Rankin was en route to Detroit on a speaking engagement when she heard of the attack on Pearl Harbor by the Japanese. She returned to Washington the next morning determined to oppose U.S. participation in the war. Immediately after President Roosevelt addressed a Joint Session of Congress, the House and Senate met to deliberate on a declaration of war.34 Rankin repeatedly tried to gain recognition once the first reading of the war resolution was completed in the House. In the brief debate on the resolution, Speaker Sam Rayburn of Texas refused to recognize her and declared her out of order. Other Members called for her to sit down. Others approached her on the House Floor, trying to convince her to either vote for the war or abstain.35 When the roll call vote was taken, Rankin voted no amid what the Associated Press described as “a chorus of hisses and boos.”36 Rankin went on to announce, “As a woman I can’t go to war, and I refuse to send anyone else.”37 The war resolution passed the House 388 to 1.
Condemnation of her stand was immediate and intense, forcing Rankin briefly to huddle in a phone booth before receiving a police escort to her office.38 “I voted my convictions and redeemed my campaign pledges,” she told her constituents.39 “Montana is 100 percent against you,” wired her brother Wellington.40 In private, she told friends, “I have nothing left but my integrity.”41 The vote essentially made the rest of Rankin’s term irrelevant. Having made her point, she only voted “present” when the House declared war on Germany and Italy.42 She found that her colleagues and the press simply ignored her. She chose not to run for re-election in 1942, and her district replaced the isolationist Republican with an internationalist Democrat who had served in three branches of the military, Mike Mansfield.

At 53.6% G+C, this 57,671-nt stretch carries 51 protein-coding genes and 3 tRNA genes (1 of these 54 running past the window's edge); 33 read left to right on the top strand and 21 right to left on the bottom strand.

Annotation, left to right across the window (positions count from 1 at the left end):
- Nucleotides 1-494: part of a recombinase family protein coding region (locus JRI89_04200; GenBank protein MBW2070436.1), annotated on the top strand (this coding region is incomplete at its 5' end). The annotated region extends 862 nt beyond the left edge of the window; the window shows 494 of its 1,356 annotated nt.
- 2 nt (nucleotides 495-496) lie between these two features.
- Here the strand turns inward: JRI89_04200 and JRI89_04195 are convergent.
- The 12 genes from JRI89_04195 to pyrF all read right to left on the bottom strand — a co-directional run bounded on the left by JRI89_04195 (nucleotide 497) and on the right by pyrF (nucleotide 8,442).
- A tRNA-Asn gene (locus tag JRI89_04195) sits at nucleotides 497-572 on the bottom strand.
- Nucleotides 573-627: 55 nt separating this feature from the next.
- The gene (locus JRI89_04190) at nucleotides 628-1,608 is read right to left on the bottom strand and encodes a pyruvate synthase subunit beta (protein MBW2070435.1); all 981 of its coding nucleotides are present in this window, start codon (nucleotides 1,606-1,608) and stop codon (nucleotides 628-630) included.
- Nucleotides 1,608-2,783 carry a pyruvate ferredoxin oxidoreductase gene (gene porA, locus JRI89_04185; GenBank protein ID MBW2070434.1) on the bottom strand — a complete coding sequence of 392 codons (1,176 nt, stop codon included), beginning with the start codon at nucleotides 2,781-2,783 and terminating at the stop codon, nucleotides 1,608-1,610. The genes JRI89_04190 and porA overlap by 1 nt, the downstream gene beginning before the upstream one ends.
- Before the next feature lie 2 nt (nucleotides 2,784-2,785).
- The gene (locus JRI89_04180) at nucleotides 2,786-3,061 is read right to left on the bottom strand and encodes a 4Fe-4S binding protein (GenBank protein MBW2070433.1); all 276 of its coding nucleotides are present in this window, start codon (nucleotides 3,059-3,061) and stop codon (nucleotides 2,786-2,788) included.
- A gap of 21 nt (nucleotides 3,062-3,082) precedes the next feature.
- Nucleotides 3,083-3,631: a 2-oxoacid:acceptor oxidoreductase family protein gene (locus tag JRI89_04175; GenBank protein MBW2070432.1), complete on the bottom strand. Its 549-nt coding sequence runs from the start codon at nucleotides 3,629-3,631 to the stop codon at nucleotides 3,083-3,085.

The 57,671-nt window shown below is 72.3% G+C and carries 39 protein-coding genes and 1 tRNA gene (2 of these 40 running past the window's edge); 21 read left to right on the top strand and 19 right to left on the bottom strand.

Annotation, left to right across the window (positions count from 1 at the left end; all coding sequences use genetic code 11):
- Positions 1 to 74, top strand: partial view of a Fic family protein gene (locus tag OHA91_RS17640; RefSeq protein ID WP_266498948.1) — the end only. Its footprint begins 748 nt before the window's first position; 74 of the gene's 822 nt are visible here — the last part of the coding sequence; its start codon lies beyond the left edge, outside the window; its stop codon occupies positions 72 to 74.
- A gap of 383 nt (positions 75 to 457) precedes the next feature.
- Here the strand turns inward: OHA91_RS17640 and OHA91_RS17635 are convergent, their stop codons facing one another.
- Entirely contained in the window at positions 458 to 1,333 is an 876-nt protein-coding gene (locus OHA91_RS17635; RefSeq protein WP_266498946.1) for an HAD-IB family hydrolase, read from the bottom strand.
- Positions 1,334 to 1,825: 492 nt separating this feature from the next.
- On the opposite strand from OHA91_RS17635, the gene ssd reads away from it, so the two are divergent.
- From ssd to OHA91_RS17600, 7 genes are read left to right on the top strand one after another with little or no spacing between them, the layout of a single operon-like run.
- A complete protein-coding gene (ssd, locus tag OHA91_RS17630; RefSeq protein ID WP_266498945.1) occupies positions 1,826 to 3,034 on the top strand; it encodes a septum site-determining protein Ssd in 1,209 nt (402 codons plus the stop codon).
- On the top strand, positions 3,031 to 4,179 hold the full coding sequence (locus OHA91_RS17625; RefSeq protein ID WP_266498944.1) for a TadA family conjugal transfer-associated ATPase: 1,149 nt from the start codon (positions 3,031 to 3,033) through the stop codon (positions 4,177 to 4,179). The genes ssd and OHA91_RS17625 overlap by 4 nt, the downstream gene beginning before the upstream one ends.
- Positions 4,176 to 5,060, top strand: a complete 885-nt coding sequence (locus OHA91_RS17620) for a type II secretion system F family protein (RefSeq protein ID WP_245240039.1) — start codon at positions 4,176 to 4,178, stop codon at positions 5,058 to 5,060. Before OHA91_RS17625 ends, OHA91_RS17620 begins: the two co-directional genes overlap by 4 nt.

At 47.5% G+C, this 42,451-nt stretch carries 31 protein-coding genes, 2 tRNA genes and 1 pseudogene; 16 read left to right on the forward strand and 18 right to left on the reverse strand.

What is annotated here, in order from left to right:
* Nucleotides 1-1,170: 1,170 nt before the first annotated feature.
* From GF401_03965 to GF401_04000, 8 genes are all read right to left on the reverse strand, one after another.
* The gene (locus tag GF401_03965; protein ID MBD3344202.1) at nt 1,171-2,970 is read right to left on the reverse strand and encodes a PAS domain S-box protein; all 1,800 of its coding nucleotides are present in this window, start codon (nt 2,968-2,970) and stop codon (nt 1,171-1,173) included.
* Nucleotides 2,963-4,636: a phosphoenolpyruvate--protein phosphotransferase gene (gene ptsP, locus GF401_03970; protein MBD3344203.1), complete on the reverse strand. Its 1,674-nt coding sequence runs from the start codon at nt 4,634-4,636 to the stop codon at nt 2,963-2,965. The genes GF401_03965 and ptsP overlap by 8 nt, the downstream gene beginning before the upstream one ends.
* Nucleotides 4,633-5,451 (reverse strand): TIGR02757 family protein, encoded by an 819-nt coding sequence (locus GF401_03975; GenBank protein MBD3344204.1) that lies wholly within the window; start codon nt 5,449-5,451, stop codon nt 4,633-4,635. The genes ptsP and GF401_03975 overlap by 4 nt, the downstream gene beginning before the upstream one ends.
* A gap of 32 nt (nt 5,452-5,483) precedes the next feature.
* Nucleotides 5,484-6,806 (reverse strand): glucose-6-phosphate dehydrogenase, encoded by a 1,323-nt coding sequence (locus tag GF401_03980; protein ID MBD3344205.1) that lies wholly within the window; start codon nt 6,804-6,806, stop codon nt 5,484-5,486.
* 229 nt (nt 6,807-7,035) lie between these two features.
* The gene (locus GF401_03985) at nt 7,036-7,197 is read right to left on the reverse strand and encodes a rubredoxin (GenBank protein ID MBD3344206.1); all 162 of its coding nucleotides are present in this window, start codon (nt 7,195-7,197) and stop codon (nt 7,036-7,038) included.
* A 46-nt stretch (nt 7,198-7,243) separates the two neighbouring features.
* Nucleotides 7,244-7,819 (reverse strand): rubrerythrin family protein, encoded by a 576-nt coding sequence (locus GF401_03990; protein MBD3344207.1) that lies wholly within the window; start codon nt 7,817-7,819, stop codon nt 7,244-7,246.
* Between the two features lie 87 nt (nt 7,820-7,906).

Rankin continued to divide her time between Montana and Georgia in the years after she left Congress. India became one of her favorite excursions; she was drawn by the nonviolent protest tactics of Mohandas K. Gandhi. During the Vietnam War, she led the Jeannette Rankin Brigade, numbering 5,000, in a protest march on Washington in January 1968 that culminated in the presentation of a peace petition to House Speaker John McCormack of Massachusetts. Her 90th birthday in 1970 was celebrated in the Rayburn House Office Building with a reception and dinner. At the time of her death, on May 18, 1973, in Carmel, California, Rankin was considering another run for a House seat to protest the Vietnam War.
1Cited in Winifred Mallon, “An Impression of Jeannette Rankin,” The Suffragist (March 31, 1917).
2Norma Smith, Jeannette Rankin: America’s Conscience (Helena: Montana Historical Society Press, 2002): 99.
3Smith, Jeannette Rankin: 101.
5Hannah Josephson, Jeannette Rankin, First Lady in Congress: A Biography (Indianapolis, IN: Bobbs–Merrill, 1974): 68–70.
6Washington Wife: Journal of Ellen Maury Slayden from 1897–1919 (New York: Harper & Row, 1962, 1963): 299.